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    Change Centrelink’s Activity Test

    While in many cases unemployed people want or need certain Centrelink supervision, in the case of an individual who would CHOOSE to do community work for an organisation that has itself already been approved, three current restrictions are inappropriate and unnecessary.

    i) community work is only allowed if it can be shown that it is likely to lead to paid employment or if the individual can satisfy the case manager that it will improve their employability;
    ii) approval is only given for a limited time.
    iii) those wanting to do community work for an approved organisation must have a third party (either Centrelink or its agent) to individually approve and “case manage” their activity;

    To understand why these restrictions should be scrapped, it is helpful to see unemployed people in three groups.

    The three groups are:

    1. Those who will not quickly find employment, and will not choose community work.

    Appropriate Centrelink intervention is needed for people in this group, but because they will not choose community work, any community work restrictions are irrelevant for them.

    2. The majority, who are keen to find employment and do so within 3 months. From within this group, some may wish to do community work. They may see it as a pathway to the job and the income they want, or perhaps as a way of staying productive.

    The three Centrelink restrictions are superfluous for this group because these people return to employment quickly through their own initiative.

    3. Those who will not quickly find employment, but would choose to do community work.

    The three restrictions i), ii) & iii) mentioned above, are inappropriate for this group because –

    • the incentive of a higher income will, by itself, see most of these people back into employment as soon as they can get it;
    • the current restrictions discount the value of continued community work, and a person’s autonomy and self-motivation are discouraged.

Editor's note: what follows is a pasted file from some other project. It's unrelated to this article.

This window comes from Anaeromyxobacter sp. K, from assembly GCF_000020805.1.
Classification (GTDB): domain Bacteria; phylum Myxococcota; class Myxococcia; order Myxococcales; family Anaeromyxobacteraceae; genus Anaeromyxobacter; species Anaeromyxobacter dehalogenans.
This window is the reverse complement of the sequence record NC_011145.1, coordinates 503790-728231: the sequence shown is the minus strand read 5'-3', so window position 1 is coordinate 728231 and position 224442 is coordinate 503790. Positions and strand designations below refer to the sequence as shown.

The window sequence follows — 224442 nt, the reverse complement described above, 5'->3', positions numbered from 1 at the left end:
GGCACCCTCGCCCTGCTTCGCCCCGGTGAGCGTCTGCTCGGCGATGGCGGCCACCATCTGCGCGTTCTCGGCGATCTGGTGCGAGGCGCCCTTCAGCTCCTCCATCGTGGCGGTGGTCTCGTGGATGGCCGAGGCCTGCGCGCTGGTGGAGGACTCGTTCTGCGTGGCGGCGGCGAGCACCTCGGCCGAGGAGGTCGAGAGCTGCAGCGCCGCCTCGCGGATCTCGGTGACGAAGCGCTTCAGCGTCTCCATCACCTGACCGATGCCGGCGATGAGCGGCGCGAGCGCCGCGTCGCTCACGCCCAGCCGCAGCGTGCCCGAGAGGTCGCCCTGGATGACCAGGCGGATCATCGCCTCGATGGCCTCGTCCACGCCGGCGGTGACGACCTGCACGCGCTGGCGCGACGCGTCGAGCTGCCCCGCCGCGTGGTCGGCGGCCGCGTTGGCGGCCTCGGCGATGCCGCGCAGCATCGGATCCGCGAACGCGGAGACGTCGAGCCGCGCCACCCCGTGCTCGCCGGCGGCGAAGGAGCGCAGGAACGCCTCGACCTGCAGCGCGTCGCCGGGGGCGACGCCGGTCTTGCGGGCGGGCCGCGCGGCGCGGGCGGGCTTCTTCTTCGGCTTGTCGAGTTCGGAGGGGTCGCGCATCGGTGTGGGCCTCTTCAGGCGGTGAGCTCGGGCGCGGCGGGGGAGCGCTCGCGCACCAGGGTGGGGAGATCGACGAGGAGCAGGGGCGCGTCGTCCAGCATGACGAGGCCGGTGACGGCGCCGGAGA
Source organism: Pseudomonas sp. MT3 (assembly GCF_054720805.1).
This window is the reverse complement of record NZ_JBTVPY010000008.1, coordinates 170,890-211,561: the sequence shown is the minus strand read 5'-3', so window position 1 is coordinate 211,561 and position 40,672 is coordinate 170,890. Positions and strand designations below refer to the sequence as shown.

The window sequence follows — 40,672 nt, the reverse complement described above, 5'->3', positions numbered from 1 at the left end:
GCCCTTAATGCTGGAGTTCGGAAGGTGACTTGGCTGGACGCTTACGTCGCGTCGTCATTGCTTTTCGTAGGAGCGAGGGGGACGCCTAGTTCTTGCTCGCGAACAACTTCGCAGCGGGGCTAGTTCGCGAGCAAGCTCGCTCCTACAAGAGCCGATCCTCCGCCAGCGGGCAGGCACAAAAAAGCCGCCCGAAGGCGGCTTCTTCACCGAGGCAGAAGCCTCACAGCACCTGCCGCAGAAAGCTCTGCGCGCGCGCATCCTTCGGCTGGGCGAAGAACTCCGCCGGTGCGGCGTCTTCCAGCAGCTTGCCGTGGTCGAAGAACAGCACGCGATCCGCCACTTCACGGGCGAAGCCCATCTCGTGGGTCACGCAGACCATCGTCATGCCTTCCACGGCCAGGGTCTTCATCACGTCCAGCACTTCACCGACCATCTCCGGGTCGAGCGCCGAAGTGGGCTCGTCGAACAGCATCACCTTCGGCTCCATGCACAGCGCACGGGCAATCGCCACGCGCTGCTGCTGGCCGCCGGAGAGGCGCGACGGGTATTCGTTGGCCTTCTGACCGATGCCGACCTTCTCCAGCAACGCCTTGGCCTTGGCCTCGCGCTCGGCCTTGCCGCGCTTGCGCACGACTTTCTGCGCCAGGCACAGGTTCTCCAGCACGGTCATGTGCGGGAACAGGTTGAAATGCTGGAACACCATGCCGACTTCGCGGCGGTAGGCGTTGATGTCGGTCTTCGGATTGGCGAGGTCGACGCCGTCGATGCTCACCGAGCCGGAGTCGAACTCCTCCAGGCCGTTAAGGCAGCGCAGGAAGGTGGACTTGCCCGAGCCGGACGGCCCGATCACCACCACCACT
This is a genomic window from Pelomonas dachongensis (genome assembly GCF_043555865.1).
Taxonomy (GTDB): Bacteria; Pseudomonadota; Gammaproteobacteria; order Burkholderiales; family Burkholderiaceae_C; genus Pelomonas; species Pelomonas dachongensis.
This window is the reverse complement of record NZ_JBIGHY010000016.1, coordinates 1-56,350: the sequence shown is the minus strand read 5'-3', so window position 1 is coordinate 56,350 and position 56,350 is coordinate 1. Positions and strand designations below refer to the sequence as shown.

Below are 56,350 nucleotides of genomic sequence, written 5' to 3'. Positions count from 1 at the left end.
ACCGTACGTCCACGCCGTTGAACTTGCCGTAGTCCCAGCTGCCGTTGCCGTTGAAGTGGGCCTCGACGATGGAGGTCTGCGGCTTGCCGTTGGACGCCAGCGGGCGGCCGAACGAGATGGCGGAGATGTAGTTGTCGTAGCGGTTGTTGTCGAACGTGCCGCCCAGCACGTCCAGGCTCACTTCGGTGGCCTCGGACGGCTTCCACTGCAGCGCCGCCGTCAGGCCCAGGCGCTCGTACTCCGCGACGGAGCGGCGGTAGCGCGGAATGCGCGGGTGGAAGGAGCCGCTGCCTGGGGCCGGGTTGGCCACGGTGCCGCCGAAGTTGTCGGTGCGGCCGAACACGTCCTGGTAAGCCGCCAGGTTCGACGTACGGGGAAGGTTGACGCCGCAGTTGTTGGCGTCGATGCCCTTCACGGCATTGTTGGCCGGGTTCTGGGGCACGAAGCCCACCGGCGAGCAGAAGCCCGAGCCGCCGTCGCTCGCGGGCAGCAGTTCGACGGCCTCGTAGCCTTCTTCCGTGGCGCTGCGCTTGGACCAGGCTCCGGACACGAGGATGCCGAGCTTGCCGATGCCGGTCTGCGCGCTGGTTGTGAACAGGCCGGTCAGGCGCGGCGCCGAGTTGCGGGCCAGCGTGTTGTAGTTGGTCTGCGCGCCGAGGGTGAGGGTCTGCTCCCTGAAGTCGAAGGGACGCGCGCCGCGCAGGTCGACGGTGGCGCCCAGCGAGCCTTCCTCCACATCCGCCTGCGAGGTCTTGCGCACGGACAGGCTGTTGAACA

• even if employment is not on the horizon, continuing with community work will still mean unemployment being a more productive experience, particularly for those people having trouble finding work in today’s highly competitive labour market;
    • developing new skills and staying active in the workplace increases employment potential;
    • the fact that someone has chosen to do 32 hours of community work in a fortnight should be evidence enough that they are strongly motivated and keen to participate;

    Community work should be a standard option on the fortnightly claim form. The random phone check, which Centrelink now uses in an attempt to verify job applications to employers, would verify with certainty claims of community work with organisations without any need for Centrelink involvement in arrangements between the volunteer and the organisation.

    If a person who had chosen community work decided not to continue, they would simply tick a different box on the form. This would indicate that they had been doing some other approved activity, such as study or job search.

    This simple change would also help create abundant sustainable work in which people could learn to build social housing & grow their own food ( see )


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    @landrights That sounds logical and we well reasoned policy approach I would agree with, pity logic or reason are not prime concerns around policy debate in australia.

  3. 3

    Owen Gary


    Dont want to rain on your parade but what about (group 4)
    The group that cant find work because there are not enough jobs. You are assuming there are more jobs out there than people looking for them.

    I fundemental you should be aware of and that has been known since not long after the industrial age commenced.

    Unemployment is kept nominally at around 5% to keep wages down and demand for jobs just where the “bankster world” like it. 2nd point to this governments control nothing, rather they just hang on to the strings that pull them.

  4. 4


    Hi Gary,
    I think my groups 1 plus 3 covers your group 4, right?

    I am suggesting a change that would serve those who won’t get paid employment but would like to do community work, whether there are enough jobs out there or not. That is, the number of paid jobs available is not the point, although I do agree that paid work is hard to find and is destined to get harder as globalisation proceeds.

    The response to the shrinking availability of paid work could be either to try to hold back the tide, or to find a way for people to be happy and able to achieve a secure and better life without paid employment. I think this can be achieved through “localism” and participation in voluntary community work.

    Chris Baulman


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